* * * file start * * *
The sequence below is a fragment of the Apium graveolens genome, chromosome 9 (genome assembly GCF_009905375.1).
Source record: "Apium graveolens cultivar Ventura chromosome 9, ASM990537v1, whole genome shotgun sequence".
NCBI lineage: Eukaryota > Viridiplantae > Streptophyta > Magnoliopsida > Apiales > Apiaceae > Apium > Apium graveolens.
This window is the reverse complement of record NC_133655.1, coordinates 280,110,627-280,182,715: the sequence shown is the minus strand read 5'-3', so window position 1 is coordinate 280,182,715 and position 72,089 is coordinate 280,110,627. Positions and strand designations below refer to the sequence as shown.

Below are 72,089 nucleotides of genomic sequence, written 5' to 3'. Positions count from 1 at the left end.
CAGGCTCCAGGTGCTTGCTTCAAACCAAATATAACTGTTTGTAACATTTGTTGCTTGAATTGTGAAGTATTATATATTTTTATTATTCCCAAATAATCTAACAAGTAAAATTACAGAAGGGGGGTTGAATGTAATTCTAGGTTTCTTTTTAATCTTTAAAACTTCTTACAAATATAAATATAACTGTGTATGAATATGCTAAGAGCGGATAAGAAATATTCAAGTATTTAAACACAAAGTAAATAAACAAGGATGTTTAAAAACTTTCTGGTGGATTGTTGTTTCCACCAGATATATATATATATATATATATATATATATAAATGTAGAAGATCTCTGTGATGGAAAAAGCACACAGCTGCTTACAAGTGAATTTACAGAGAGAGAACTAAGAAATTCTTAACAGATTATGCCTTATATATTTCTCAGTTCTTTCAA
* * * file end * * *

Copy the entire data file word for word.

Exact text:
The sequence below is a fragment of the Apium graveolens genome, chromosome 9 (genome assembly GCF_009905375.1).
Source record: "Apium graveolens cultivar Ventura chromosome 9, ASM990537v1, whole genome shotgun sequence".
NCBI lineage: Eukaryota > Viridiplantae > Streptophyta > Magnoliopsida > Apiales > Apiaceae > Apium > Apium graveolens.
This window is the reverse complement of record NC_133655.1, coordinates 280,110,627-280,182,715: the sequence shown is the minus strand read 5'-3', so window position 1 is coordinate 280,182,715 and position 72,089 is coordinate 280,110,627. Positions and strand designations below refer to the sequence as shown.

Below are 72,089 nucleotides of genomic sequence, written 5' to 3'. Positions count from 1 at the left end.
CAGGCTCCAGGTGCTTGCTTCAAACCAAATATAACTGTTTGTAACATTTGTTGCTTGAATTGTGAAGTATTATATATTTTTATTATTCCCAAATAATCTAACAAGTAAAATTACAGAAGGGGGGTTGAATGTAATTCTAGGTTTCTTTTTAATCTTTAAAACTTCTTACAAATATAAATATAACTGTGTATGAATATGCTAAGAGCGGATAAGAAATATTCAAGTATTTAAACACAAAGTAAATAAACAAGGATGTTTAAAAACTTTCTGGTGGATTGTTGTTTCCACCAGATATATATATATATATATATATATATATATAAATGTAGAAGATCTCTGTGATGGAAAAAGCACACAGCTGCTTACAAGTGAATTTACAGAGAGAGAACTAAGAAATTCTTAACAGATTATGCCTTATATATTTCTCAGTTCTTTCAA